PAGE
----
WELLSVILLE — Despite the Wellsville Central School District’s proposal to increase spending for the 2015-16 school year, the district’s taxpayers will not have to shell out any additional funds, according to district administrators.
During the board of education session held earlier this week, members adopted a $28.3 million budget — a $456,366 or 1.6 percent, increase from the current spending plan — which carries no tax rate or tax levy increase, said Director of Finance and Operations David Foster.
Taxpayers will continue to pay an average of $22.71 per $1,000 assessed value as long as the home assessments didn’t change drastically from the current year, he said.
The tax levy — $8.38 million — will also remain the same as the current year’s, Foster said, noting the district was able to keep the tax levy the same because of an $548,241 increase in state aid.
“This is good news, we hope,” he said, noting the district could have presented a 4 percent tax levy increase under the state tax cap restrictions.
Though the district was able to maintain its current tax rate and tax levy, little could be done to avoid a budget increase, Foster said.
“We have contractual salary increases for employees,” he said. “And there is a state-mandated building condition survey that needs to be completed. We have to hire an architect to manage that project.”
The district budgeted $35,000 for the building condition survey, and the state will reimburse the district a little more than 80 percent of that amount next year, Foster said.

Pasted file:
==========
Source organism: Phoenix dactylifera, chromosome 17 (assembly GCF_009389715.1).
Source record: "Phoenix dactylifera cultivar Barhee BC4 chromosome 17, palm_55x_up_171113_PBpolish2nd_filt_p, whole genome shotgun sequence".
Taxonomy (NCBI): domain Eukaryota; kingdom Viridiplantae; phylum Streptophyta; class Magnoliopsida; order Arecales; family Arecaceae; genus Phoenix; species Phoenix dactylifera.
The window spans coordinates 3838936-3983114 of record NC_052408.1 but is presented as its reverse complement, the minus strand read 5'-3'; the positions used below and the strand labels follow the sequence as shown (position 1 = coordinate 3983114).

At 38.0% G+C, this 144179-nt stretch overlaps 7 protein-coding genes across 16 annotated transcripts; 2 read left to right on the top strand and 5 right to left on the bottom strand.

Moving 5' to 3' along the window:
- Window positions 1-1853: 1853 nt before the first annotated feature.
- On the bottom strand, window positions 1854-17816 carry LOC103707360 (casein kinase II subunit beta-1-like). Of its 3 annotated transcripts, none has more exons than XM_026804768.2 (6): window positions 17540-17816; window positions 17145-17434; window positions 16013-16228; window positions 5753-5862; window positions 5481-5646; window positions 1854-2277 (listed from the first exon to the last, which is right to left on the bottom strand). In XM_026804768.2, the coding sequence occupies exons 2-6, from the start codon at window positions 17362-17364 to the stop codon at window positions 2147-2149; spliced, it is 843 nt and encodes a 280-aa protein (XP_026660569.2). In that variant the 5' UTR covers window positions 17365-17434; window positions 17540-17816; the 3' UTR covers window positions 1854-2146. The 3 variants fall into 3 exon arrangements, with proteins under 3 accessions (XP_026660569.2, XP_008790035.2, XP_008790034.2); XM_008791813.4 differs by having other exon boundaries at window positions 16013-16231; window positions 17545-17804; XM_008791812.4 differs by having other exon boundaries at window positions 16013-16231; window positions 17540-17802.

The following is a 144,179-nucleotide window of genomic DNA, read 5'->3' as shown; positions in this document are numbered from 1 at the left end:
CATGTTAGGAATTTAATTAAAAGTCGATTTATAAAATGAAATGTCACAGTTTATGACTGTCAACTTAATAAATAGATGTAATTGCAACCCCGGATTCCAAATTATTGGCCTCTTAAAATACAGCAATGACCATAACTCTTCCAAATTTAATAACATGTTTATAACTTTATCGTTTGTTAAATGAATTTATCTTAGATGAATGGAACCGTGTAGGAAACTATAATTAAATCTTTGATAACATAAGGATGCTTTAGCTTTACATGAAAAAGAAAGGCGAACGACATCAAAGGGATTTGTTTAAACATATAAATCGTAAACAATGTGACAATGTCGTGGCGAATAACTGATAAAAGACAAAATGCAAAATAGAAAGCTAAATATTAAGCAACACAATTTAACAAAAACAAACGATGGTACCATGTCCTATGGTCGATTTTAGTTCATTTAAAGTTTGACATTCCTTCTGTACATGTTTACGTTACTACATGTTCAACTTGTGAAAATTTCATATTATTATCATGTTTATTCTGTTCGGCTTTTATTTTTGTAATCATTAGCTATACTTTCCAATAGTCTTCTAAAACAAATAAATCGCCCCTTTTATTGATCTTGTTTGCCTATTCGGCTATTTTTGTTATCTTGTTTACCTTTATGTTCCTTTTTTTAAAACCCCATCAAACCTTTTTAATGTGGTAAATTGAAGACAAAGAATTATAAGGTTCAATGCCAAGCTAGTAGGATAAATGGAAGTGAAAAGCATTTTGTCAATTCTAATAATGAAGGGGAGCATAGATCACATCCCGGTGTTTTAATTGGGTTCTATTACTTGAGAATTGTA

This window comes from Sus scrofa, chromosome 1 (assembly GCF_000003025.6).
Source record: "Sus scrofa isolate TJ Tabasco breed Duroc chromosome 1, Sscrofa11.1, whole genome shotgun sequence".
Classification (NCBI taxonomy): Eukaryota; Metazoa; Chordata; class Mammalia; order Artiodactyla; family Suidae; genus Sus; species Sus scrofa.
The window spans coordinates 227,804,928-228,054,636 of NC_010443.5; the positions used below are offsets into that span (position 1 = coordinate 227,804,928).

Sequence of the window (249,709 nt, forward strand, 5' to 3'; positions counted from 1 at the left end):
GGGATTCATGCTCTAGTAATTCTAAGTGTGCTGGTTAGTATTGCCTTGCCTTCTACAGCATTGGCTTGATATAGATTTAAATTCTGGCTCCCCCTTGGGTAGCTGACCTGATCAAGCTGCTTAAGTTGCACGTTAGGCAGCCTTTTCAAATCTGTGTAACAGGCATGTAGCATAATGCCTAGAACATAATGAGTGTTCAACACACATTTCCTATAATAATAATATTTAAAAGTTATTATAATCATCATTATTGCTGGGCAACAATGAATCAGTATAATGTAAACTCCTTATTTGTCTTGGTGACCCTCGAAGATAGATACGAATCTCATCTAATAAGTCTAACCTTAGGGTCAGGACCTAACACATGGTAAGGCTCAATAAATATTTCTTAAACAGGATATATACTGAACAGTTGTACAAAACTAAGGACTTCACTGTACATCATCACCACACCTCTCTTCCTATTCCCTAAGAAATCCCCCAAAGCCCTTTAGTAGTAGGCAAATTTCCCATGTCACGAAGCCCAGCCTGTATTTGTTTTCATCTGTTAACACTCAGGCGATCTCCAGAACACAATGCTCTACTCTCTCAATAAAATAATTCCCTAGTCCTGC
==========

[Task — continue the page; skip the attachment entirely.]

A budget increase was also necessary to cover the costs of materials, supplies and professional development, the financial official said, adding the professional development portion of the budget is no longer funded by government grants.
District residents will have the opportunity to vote on the district’s proposed spending plan May 19.
DURING THE VOTE, citizens will also decide on three propositions.
The first proposition asks voters to approve the purchase of two 77-passenger buses at a cost not to exceed $230,000, the second proposal seeks approval to provide $6,384 more in funding to the David A. Howe Public Library and the third proposition calls for a school board reduction from nine to seven members.
“Compared to larger school districts, we have one of the largest school boards in the area” Foster said. “You go up to Buffalo where there are larger school districts, and we’re seeing five-member boards. We think seven members will be just as effective as nine.”
Downsizing the board will not result in a cost savings for the district, as those are unpaid positions, Foster said.
(Contact reporter Darlene M. Donohue at firstname.lastname@example.org. Follow her on Twitter, @DarleneMDono)